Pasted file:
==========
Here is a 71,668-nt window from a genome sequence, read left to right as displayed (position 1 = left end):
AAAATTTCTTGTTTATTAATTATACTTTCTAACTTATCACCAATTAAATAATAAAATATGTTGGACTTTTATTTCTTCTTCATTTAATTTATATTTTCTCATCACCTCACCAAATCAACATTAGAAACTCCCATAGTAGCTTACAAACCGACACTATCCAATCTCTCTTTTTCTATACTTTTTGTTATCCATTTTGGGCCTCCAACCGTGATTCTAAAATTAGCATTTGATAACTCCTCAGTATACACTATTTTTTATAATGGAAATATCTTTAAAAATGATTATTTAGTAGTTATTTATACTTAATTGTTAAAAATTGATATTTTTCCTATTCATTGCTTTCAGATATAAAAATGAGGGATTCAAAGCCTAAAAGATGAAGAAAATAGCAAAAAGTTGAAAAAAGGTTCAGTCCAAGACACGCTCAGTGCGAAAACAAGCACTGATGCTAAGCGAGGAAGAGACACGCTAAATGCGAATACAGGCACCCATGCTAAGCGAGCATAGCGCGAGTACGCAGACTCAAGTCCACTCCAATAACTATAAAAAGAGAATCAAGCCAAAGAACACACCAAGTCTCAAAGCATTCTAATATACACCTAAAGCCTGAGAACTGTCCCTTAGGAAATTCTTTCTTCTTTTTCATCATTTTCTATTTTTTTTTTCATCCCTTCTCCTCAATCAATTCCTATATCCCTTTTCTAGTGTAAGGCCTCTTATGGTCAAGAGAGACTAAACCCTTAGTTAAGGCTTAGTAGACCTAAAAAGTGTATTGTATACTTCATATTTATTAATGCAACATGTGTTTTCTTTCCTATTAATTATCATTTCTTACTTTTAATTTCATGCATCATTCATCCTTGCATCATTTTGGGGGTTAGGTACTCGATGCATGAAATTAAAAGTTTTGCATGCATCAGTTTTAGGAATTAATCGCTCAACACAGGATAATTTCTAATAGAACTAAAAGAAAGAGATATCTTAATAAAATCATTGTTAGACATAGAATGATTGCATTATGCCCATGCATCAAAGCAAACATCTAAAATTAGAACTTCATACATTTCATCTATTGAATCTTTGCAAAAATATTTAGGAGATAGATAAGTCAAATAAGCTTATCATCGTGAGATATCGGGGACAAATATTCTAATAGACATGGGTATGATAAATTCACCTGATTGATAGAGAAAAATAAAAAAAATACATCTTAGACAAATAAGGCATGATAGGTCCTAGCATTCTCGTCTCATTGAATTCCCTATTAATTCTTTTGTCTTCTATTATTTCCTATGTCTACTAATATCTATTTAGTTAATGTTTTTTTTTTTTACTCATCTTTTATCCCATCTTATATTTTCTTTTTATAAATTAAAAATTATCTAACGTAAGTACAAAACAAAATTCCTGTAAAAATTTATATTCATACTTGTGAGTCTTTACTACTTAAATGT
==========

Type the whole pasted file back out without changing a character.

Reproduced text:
Here is a 71,668-nt window from a genome sequence, read left to right as displayed (position 1 = left end):
AAAATTTCTTGTTTATTAATTATACTTTCTAACTTATCACCAATTAAATAATAAAATATGTTGGACTTTTATTTCTTCTTCATTTAATTTATATTTTCTCATCACCTCACCAAATCAACATTAGAAACTCCCATAGTAGCTTACAAACCGACACTATCCAATCTCTCTTTTTCTATACTTTTTGTTATCCATTTTGGGCCTCCAACCGTGATTCTAAAATTAGCATTTGATAACTCCTCAGTATACACTATTTTTTATAATGGAAATATCTTTAAAAATGATTATTTAGTAGTTATTTATACTTAATTGTTAAAAATTGATATTTTTCCTATTCATTGCTTTCAGATATAAAAATGAGGGATTCAAAGCCTAAAAGATGAAGAAAATAGCAAAAAGTTGAAAAAAGGTTCAGTCCAAGACACGCTCAGTGCGAAAACAAGCACTGATGCTAAGCGAGGAAGAGACACGCTAAATGCGAATACAGGCACCCATGCTAAGCGAGCATAGCGCGAGTACGCAGACTCAAGTCCACTCCAATAACTATAAAAAGAGAATCAAGCCAAAGAACACACCAAGTCTCAAAGCATTCTAATATACACCTAAAGCCTGAGAACTGTCCCTTAGGAAATTCTTTCTTCTTTTTCATCATTTTCTATTTTTTTTTTCATCCCTTCTCCTCAATCAATTCCTATATCCCTTTTCTAGTGTAAGGCCTCTTATGGTCAAGAGAGACTAAACCCTTAGTTAAGGCTTAGTAGACCTAAAAAGTGTATTGTATACTTCATATTTATTAATGCAACATGTGTTTTCTTTCCTATTAATTATCATTTCTTACTTTTAATTTCATGCATCATTCATCCTTGCATCATTTTGGGGGTTAGGTACTCGATGCATGAAATTAAAAGTTTTGCATGCATCAGTTTTAGGAATTAATCGCTCAACACAGGATAATTTCTAATAGAACTAAAAGAAAGAGATATCTTAATAAAATCATTGTTAGACATAGAATGATTGCATTATGCCCATGCATCAAAGCAAACATCTAAAATTAGAACTTCATACATTTCATCTATTGAATCTTTGCAAAAATATTTAGGAGATAGATAAGTCAAATAAGCTTATCATCGTGAGATATCGGGGACAAATATTCTAATAGACATGGGTATGATAAATTCACCTGATTGATAGAGAAAAATAAAAAAAATACATCTTAGACAAATAAGGCATGATAGGTCCTAGCATTCTCGTCTCATTGAATTCCCTATTAATTCTTTTGTCTTCTATTATTTCCTATGTCTACTAATATCTATTTAGTTAATGTTTTTTTTTTTTACTCATCTTTTATCCCATCTTATATTTTCTTTTTATAAATTAAAAATTATCTAACGTAAGTACAAAACAAAATTCCTGTAAAAATTTATATTCATACTTGTGAGTCTTTACTACTTAAATGT